Nooks is a men’s underwear brand… or at least that’s what they say, because when I landed on their website from my phone all I could see was (half) an eggplant.
I get the humor, but on an eCommerce homepage I want to see the product (optimized for mobile).
I also don’t see a clear value proposition. Natural men’s underwear? That’s a feature. But what’s the benefit?
When someone lands on your website you need to immediately answer their implicit question: “What’s in for me?”
The trickiest part? You have to pick the right benefit.
Apparently, Nooks is going with “comfortable” as their USP. But is discomfort a pain point strong enough to make customers spend $23 for a pair?
Nailing positioning is the most important thing a new product needs to do, so it’d be wise to explore other benefits too.
Driving traffic is also going to be a challenge. How do you do content marketing for an underwear brand?
Overall, I think they’re on the right track.
Their blog - The Debrief - covers men’s health and lifestyle topics in a conversational and humorous tone.
Some of these posts got serious traction in relevant communities. But only a minimum translated to sales.
Nooks’ goal should be collecting visitors’ email addresses, nurturing them with content, and slowly introducing products.
What’s the most effective way to do that? Right now, user experience is being disrupted by an annoying popup. Most people will just close it, finish reading and go away.
With an easy fix, Nooks could easily double their signups: convert it into an exit intent popup.
I’d also put more effort into optimizing their content marketing for SEO following the best practices.
Right now they’re stuffing as many keywords as they can in their page titles. This is not only unnecessary, but can also be detrimental - a bad page title will hurt their CTR.
Any website that wants to get serious rankings should look at their Google PageSpeed Insight score.
In this case, I can see that there is some work to do, especially for the mobile version.
Speed is an important SEO ranking factor, and it’s vital for a good user experience.
The majority of new direct-to-consumer brands acquire new customers through paid ads, especially FB and IG.
But FB and IG ads haven’t moved the needle for Nooks so far. I think one of the main causes is that their creatives could be improved.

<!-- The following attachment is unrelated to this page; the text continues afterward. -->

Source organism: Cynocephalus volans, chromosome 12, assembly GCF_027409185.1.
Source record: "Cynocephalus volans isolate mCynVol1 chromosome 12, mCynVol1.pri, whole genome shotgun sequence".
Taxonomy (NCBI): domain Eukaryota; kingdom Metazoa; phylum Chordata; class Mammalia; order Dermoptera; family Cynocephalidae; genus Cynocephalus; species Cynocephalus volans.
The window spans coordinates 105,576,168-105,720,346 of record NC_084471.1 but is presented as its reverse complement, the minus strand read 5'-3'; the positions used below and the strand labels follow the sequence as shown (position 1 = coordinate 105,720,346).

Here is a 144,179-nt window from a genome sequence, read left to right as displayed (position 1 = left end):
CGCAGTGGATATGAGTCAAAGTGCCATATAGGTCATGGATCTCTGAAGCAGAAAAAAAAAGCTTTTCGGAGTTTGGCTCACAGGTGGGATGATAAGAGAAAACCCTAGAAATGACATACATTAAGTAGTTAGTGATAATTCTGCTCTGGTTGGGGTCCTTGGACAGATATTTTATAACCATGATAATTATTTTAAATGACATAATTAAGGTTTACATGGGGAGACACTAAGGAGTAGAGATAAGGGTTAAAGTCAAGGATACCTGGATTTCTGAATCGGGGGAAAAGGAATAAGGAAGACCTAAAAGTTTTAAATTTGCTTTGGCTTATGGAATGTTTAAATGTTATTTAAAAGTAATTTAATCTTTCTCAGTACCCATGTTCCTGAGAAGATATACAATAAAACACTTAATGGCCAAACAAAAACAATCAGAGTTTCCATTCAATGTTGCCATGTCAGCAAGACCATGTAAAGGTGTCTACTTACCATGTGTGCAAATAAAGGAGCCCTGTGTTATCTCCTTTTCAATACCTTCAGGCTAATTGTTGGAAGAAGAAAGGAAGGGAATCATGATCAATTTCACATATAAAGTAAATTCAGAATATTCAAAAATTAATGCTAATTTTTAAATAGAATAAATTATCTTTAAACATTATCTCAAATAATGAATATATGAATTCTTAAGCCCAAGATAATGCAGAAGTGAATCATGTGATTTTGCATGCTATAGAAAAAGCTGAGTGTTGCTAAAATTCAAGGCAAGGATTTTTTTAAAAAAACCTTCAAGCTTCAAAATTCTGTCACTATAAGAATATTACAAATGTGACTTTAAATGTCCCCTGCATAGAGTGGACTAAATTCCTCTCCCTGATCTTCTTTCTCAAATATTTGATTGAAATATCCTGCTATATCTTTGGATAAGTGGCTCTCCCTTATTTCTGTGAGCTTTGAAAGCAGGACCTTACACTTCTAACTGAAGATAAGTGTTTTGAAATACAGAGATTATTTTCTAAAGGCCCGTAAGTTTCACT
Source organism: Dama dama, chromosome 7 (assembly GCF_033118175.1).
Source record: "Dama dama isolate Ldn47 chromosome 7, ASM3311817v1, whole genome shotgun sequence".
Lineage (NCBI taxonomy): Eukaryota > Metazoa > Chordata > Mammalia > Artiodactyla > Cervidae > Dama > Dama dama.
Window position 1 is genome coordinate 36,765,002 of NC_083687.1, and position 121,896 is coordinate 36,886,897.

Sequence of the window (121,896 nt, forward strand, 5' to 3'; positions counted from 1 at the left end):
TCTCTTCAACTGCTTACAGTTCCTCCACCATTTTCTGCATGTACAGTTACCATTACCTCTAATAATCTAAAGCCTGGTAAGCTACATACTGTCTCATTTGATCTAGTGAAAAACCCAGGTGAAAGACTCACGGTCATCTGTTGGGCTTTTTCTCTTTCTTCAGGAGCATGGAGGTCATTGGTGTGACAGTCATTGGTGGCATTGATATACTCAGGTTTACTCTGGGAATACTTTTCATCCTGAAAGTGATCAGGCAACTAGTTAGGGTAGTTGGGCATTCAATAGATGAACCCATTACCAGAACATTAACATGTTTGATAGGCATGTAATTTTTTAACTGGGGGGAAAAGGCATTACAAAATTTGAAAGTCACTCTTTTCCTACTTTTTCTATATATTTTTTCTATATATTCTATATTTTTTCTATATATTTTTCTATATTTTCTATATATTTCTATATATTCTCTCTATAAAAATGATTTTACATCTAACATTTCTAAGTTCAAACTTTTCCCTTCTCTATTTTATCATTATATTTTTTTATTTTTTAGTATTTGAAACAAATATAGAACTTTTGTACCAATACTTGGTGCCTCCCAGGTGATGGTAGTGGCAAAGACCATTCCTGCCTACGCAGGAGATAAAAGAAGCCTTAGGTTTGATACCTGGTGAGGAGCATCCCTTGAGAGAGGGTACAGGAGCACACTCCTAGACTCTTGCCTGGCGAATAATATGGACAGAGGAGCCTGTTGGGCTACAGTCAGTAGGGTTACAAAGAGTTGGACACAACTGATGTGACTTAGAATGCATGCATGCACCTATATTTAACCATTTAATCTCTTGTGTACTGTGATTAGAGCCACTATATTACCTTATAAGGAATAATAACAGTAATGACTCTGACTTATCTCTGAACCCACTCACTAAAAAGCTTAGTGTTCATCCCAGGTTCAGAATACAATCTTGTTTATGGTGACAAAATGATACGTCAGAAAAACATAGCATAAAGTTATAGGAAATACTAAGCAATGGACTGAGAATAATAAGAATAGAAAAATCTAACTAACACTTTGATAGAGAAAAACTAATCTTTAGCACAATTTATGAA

With paid social ads, a great creative is what makes the difference. But all the ads Nooks are using look the same.
You can’t really succeed on FB ads without testing different types of creatives: not only single photo ads, but also user-generated content, videos, etc.
Plus, their ads keep getting disapproved and their ad account suspended because the FB advertising policies have very specific rules in place.
They’re probably violating the excessive skin rule. They need to find balance between showing the product and staying compliant.
More social proof in their ads would help. People trust ads with lots of reactions, comments and shares.
So they should first run their ad with the engagement objective. When it gets enough reactions, they should run the ad with the conversion objective.
Nooks could raise their average order value through upsell at checkout. These people already decided to spend money with Nooks.
E.g. They could say: ”You’re buying 1 pair, but if you buy 2, we’ll give you a discount, and if you buy 3 we’ll give you an even bigger discount.”
I’d also try to leverage free shipping more effectively.
People hate to do the math. Their products are all priced the same, so instead of using numeric values, they could just propose a bundle instead.
I bet a lot of shoppers that were going to buy a single pair would buy 2.
In the future, I’d also consider a membership reserved to their most loyal customers (get x pairs every x months).
With discounted prices for members and a stable source of monthly recurring income for Nooks, this could be a win-win.